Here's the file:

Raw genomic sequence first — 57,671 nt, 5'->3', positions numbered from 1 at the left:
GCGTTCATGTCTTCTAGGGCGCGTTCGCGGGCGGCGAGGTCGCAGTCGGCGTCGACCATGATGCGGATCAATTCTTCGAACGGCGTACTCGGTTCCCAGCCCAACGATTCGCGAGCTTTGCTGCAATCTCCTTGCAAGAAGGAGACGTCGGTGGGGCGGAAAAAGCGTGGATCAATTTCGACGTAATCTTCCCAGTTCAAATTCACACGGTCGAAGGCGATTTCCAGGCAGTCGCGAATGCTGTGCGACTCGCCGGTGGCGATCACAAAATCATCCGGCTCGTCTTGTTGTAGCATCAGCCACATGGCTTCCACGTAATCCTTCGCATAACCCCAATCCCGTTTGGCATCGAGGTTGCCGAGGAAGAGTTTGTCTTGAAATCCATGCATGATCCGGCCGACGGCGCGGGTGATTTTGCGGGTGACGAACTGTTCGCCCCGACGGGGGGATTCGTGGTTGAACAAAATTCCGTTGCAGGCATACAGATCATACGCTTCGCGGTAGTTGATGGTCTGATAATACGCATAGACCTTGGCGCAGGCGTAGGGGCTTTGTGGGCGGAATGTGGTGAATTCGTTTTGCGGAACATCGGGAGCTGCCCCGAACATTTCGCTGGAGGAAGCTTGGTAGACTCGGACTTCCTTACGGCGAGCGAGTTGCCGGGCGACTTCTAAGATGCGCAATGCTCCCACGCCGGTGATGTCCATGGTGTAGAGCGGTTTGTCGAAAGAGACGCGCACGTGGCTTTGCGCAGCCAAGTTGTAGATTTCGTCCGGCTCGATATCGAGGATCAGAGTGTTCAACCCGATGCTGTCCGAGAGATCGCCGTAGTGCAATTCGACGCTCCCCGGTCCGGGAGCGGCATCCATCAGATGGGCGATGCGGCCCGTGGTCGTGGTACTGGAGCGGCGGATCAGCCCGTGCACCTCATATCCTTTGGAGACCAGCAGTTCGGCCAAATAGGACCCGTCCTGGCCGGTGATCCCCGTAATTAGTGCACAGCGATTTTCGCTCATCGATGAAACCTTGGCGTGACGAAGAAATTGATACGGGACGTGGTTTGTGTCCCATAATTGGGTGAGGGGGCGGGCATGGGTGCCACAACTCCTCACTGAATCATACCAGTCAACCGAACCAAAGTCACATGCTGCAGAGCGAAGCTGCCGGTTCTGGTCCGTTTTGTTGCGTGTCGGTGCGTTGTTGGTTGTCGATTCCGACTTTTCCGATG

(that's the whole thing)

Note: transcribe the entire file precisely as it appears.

Raw genomic sequence first — 57,671 nt, 5'->3', positions numbered from 1 at the left:
GCGTTCATGTCTTCTAGGGCGCGTTCGCGGGCGGCGAGGTCGCAGTCGGCGTCGACCATGATGCGGATCAATTCTTCGAACGGCGTACTCGGTTCCCAGCCCAACGATTCGCGAGCTTTGCTGCAATCTCCTTGCAAGAAGGAGACGTCGGTGGGGCGGAAAAAGCGTGGATCAATTTCGACGTAATCTTCCCAGTTCAAATTCACACGGTCGAAGGCGATTTCCAGGCAGTCGCGAATGCTGTGCGACTCGCCGGTGGCGATCACAAAATCATCCGGCTCGTCTTGTTGTAGCATCAGCCACATGGCTTCCACGTAATCCTTCGCATAACCCCAATCCCGTTTGGCATCGAGGTTGCCGAGGAAGAGTTTGTCTTGAAATCCATGCATGATCCGGCCGACGGCGCGGGTGATTTTGCGGGTGACGAACTGTTCGCCCCGACGGGGGGATTCGTGGTTGAACAAAATTCCGTTGCAGGCATACAGATCATACGCTTCGCGGTAGTTGATGGTCTGATAATACGCATAGACCTTGGCGCAGGCGTAGGGGCTTTGTGGGCGGAATGTGGTGAATTCGTTTTGCGGAACATCGGGAGCTGCCCCGAACATTTCGCTGGAGGAAGCTTGGTAGACTCGGACTTCCTTACGGCGAGCGAGTTGCCGGGCGACTTCTAAGATGCGCAATGCTCCCACGCCGGTGATGTCCATGGTGTAGAGCGGTTTGTCGAAAGAGACGCGCACGTGGCTTTGCGCAGCCAAGTTGTAGATTTCGTCCGGCTCGATATCGAGGATCAGAGTGTTCAACCCGATGCTGTCCGAGAGATCGCCGTAGTGCAATTCGACGCTCCCCGGTCCGGGAGCGGCATCCATCAGATGGGCGATGCGGCCCGTGGTCGTGGTACTGGAGCGGCGGATCAGCCCGTGCACCTCATATCCTTTGGAGACCAGCAGTTCGGCCAAATAGGACCCGTCCTGGCCGGTGATCCCCGTAATTAGTGCACAGCGATTTTCGCTCATCGATGAAACCTTGGCGTGACGAAGAAATTGATACGGGACGTGGTTTGTGTCCCATAATTGGGTGAGGGGGCGGGCATGGGTGCCACAACTCCTCACTGAATCATACCAGTCAACCGAACCAAAGTCACATGCTGCAGAGCGAAGCTGCCGGTTCTGGTCCGTTTTGTTGCGTGTCGGTGCGTTGTTGGTTGTCGATTCCGACTTTTCCGATG